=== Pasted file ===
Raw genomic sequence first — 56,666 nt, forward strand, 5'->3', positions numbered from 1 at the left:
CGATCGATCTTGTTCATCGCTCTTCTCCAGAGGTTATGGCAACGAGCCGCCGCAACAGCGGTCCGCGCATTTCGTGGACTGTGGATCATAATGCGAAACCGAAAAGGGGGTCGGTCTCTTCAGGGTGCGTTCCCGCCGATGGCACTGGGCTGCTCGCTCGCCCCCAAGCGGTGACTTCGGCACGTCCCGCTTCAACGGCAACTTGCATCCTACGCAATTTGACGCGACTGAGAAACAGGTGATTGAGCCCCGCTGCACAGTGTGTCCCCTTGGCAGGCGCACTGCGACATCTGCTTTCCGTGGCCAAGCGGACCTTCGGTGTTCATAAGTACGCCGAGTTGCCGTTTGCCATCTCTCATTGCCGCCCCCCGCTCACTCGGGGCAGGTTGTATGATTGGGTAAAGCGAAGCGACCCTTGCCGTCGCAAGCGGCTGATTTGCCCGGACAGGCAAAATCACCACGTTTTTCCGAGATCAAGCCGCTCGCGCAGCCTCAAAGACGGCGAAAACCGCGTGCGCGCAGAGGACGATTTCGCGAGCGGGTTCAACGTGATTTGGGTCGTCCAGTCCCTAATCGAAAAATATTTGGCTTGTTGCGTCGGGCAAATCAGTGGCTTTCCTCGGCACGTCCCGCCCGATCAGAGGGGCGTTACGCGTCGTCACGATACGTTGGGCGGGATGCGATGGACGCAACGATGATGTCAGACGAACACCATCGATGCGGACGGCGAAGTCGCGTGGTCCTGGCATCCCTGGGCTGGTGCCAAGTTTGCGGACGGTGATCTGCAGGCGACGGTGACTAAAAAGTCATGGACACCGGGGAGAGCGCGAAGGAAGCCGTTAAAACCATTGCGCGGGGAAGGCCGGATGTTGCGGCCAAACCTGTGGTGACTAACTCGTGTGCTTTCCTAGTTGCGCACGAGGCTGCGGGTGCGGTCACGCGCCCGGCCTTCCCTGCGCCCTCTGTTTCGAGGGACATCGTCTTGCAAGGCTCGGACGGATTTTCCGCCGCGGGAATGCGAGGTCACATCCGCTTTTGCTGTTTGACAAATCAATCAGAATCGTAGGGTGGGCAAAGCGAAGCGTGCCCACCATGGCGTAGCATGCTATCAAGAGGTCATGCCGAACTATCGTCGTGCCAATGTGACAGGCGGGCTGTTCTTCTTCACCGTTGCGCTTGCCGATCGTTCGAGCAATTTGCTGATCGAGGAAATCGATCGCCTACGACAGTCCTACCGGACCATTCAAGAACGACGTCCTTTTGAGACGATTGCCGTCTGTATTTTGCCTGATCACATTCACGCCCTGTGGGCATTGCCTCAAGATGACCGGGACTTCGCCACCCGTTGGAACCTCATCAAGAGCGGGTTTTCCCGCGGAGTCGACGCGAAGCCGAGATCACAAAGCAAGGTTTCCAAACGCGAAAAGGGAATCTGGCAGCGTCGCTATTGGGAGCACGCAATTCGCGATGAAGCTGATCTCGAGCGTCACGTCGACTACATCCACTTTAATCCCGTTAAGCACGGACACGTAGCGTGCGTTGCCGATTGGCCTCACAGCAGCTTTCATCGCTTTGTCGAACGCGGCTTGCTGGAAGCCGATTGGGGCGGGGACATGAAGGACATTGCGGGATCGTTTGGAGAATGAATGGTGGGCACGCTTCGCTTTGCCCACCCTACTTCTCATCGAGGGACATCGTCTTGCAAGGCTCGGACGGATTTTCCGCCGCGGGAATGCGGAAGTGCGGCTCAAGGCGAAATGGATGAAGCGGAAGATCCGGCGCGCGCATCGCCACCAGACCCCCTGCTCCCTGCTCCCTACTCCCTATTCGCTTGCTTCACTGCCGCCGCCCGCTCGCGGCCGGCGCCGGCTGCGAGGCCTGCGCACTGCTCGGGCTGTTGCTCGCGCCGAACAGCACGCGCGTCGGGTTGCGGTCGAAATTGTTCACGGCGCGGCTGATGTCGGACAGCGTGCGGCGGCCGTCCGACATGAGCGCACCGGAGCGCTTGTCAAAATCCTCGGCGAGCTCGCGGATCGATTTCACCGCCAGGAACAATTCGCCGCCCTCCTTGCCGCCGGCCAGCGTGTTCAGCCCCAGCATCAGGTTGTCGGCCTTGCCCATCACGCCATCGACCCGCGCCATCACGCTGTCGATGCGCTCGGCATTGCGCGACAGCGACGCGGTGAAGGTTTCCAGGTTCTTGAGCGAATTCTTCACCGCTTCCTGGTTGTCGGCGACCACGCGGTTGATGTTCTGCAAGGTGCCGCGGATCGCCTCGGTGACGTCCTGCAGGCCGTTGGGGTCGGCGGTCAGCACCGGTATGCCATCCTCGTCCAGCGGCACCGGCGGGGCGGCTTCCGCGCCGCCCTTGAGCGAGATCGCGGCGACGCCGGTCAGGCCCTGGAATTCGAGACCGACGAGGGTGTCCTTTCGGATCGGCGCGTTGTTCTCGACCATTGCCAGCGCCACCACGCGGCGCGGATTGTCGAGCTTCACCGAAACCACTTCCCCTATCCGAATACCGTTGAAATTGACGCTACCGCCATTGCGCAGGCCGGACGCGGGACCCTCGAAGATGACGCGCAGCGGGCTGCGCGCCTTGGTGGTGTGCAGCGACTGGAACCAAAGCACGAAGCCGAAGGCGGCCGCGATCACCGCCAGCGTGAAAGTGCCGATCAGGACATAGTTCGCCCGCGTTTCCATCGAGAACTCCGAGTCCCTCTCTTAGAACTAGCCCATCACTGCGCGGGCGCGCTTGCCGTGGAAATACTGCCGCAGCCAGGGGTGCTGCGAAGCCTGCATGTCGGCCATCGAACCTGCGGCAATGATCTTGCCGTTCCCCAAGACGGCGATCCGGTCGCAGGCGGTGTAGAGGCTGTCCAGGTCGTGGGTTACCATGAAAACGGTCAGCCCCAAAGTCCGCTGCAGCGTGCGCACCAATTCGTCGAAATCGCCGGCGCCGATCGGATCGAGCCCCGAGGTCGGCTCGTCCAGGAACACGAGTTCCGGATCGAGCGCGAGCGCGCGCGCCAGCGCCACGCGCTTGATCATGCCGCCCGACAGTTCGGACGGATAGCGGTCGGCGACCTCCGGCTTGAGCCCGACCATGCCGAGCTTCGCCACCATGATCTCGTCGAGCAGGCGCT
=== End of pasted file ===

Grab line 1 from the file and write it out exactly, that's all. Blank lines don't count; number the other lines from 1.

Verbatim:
Raw genomic sequence first — 56,666 nt, forward strand, 5'->3', positions numbered from 1 at the left: